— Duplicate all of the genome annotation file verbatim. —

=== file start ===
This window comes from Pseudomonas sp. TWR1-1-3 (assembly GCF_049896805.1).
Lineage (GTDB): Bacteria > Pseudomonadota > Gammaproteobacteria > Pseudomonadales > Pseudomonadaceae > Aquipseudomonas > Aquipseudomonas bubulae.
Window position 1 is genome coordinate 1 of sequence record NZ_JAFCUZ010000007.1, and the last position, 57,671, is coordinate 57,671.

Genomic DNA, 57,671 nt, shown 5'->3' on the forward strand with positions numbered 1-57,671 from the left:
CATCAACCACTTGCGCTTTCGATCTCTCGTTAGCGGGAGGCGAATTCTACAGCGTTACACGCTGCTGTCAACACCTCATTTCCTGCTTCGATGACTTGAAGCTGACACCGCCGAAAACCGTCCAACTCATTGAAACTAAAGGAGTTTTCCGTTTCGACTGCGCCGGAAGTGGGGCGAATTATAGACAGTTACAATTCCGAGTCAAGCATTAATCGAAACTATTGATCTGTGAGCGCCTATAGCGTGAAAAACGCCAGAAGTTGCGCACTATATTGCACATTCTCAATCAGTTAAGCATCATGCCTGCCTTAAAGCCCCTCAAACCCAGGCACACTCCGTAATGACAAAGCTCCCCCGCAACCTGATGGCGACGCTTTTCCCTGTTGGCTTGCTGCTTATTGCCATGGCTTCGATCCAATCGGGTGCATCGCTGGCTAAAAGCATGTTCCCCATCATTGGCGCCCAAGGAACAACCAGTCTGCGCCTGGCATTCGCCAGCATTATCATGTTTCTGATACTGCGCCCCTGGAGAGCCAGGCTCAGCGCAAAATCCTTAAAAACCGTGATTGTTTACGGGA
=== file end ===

This window comes from Pseudomonas sp. TWR1-1-3 (assembly GCF_049896805.1).
Lineage (GTDB): Bacteria > Pseudomonadota > Gammaproteobacteria > Pseudomonadales > Pseudomonadaceae > Aquipseudomonas > Aquipseudomonas bubulae.
Window position 1 is genome coordinate 1 of sequence record NZ_JAFCUZ010000007.1, and the last position, 57,671, is coordinate 57,671.

Genomic DNA, 57,671 nt, shown 5'->3' on the forward strand with positions numbered 1-57,671 from the left:
CATCAACCACTTGCGCTTTCGATCTCTCGTTAGCGGGAGGCGAATTCTACAGCGTTACACGCTGCTGTCAACACCTCATTTCCTGCTTCGATGACTTGAAGCTGACACCGCCGAAAACCGTCCAACTCATTGAAACTAAAGGAGTTTTCCGTTTCGACTGCGCCGGAAGTGGGGCGAATTATAGACAGTTACAATTCCGAGTCAAGCATTAATCGAAACTATTGATCTGTGAGCGCCTATAGCGTGAAAAACGCCAGAAGTTGCGCACTATATTGCACATTCTCAATCAGTTAAGCATCATGCCTGCCTTAAAGCCCCTCAAACCCAGGCACACTCCGTAATGACAAAGCTCCCCCGCAACCTGATGGCGACGCTTTTCCCTGTTGGCTTGCTGCTTATTGCCATGGCTTCGATCCAATCGGGTGCATCGCTGGCTAAAAGCATGTTCCCCATCATTGGCGCCCAAGGAACAACCAGTCTGCGCCTGGCATTCGCCAGCATTATCATGTTTCTGATACTGCGCCCCTGGAGAGCCAGGCTCAGCGCAAAATCCTTAAAAACCGTGATTGTTTACGGGA